Nice article by Tiffani Jones that hits on a lot of key points about making a website work. Redesign process, differences between a copywriter and a web writer, and what kinds of things to expect when hiring people to help you with your web site. Lots of good stuff in here about the web, and more than just writing for it.
Interesting perspective on writing for the web, with a helpful visualization from the Greek rhetorical concept of kairos:
In weaving, kairos occurs in the instant at which the shuttle passes through an opening in the loom’s threads; this is the moment when all the threads come together to create the fabric. Similarly, on the web, the threads of technology, design, content, culture, and user science intertwine to form the fabric—or context—that swathes the opportune moment.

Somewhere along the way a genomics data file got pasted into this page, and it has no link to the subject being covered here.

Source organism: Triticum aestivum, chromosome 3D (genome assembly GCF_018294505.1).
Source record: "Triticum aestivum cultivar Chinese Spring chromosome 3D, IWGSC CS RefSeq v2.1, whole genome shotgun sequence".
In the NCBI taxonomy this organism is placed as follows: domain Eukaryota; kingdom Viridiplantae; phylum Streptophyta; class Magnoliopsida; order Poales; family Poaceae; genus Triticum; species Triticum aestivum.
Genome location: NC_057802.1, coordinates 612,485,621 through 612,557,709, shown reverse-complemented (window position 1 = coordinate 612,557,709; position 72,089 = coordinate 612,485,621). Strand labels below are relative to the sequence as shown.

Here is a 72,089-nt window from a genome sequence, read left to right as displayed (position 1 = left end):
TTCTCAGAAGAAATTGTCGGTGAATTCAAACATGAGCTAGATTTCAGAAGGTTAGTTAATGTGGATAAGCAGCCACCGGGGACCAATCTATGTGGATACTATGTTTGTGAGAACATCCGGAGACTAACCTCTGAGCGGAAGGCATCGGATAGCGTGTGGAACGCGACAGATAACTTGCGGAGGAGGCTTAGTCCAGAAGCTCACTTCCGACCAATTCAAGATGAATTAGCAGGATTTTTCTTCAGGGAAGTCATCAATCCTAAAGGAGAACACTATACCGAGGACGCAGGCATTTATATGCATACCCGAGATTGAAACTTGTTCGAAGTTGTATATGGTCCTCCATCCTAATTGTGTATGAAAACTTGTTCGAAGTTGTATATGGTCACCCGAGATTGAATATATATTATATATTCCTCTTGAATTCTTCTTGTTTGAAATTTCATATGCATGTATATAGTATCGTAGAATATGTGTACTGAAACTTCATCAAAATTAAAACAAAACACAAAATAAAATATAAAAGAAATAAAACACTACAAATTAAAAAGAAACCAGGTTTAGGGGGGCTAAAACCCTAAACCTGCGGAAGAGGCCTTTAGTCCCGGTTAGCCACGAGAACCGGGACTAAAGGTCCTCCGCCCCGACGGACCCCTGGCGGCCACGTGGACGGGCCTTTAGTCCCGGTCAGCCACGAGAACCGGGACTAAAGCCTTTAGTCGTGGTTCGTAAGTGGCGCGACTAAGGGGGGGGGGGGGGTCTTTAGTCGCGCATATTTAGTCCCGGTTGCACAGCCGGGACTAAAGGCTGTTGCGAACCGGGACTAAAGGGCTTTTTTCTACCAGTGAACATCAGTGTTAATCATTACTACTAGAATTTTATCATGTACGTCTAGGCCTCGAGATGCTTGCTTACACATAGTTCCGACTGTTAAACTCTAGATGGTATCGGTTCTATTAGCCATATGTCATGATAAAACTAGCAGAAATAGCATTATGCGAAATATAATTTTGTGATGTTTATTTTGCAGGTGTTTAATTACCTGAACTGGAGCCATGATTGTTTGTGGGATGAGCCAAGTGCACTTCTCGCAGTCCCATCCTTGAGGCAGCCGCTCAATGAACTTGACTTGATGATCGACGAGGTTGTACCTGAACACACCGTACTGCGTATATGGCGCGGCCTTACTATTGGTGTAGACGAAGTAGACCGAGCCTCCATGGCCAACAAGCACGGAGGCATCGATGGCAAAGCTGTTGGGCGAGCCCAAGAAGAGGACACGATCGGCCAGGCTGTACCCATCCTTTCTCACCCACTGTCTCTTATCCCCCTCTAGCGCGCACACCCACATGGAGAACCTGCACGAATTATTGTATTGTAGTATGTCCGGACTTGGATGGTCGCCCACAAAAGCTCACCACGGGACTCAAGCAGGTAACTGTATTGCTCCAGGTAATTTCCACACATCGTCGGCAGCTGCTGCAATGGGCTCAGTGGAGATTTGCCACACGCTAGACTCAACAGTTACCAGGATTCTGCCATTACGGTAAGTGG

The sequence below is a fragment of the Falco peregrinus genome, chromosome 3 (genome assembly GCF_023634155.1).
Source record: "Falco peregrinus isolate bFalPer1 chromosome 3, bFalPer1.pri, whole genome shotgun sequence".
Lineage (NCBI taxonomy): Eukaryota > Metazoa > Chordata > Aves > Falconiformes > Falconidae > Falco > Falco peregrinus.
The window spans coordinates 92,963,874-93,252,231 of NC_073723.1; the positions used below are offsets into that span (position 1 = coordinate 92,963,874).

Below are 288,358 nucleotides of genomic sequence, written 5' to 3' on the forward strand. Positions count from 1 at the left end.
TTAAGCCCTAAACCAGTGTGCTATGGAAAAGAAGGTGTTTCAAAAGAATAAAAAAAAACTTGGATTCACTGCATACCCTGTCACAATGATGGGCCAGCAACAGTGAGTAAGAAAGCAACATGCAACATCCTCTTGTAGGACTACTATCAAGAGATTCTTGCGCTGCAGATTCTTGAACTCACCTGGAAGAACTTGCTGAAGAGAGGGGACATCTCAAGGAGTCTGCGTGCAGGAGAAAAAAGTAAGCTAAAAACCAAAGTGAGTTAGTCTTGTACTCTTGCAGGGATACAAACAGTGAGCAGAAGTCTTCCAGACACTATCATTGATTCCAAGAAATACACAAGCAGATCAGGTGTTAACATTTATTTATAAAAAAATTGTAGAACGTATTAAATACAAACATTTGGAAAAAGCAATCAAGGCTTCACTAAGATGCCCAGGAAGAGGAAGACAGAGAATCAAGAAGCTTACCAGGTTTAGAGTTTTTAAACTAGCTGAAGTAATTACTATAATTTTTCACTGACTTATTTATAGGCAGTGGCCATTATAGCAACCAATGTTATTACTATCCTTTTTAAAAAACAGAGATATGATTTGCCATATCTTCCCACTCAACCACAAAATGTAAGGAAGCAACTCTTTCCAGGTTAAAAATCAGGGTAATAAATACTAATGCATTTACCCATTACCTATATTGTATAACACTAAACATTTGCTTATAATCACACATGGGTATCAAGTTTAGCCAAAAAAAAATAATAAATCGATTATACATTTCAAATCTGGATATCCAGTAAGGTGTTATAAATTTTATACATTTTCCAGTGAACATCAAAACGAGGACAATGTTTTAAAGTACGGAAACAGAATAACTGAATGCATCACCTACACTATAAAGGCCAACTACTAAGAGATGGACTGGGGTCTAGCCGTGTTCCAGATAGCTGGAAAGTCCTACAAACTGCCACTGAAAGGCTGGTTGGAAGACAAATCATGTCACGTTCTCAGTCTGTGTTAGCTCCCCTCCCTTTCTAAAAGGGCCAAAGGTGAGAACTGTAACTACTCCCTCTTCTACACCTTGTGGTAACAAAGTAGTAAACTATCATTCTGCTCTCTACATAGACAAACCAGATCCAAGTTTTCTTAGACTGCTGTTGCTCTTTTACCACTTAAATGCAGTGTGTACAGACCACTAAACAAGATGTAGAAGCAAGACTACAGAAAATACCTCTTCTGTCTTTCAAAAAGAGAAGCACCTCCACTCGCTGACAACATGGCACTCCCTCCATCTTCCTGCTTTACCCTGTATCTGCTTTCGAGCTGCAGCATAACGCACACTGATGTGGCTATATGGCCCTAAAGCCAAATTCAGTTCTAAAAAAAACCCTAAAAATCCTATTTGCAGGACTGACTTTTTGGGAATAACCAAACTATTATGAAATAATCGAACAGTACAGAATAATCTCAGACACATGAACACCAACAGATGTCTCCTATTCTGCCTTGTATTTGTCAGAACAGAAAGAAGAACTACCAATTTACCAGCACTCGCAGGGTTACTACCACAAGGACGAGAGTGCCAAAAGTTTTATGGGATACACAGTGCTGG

This is the most succinct and powerful way I’ve ever heard to describe the way a design combines elements of visual composition, balance, content, science, and timing to support cognitive understanding and persuasion of viewers.
I loved the examples under selling a service subscription. There is an art to designing marketing content, and the concept of kairos explains this brilliantly. The customer can visualize themselves using the service, and that’s what drives the point home. When designing these examples, the team got into their users’ heads.
The way I read it, kairos is that “Zing” when everything comes together in a way that seems so simple, yet can be so difficult to create. Once you become cognitive of things like psychology and timing in addition to visual composition, typography, etc., and put the right words and images together in the right layout, finally, it happens. Zing.
In this article, Michael Agger hits readers over the head with his points about reading online by formatting his points in the short, bulleted, hyperlinked format readers are known to prefer. He manages to do it humorously, intelligently, and artfully.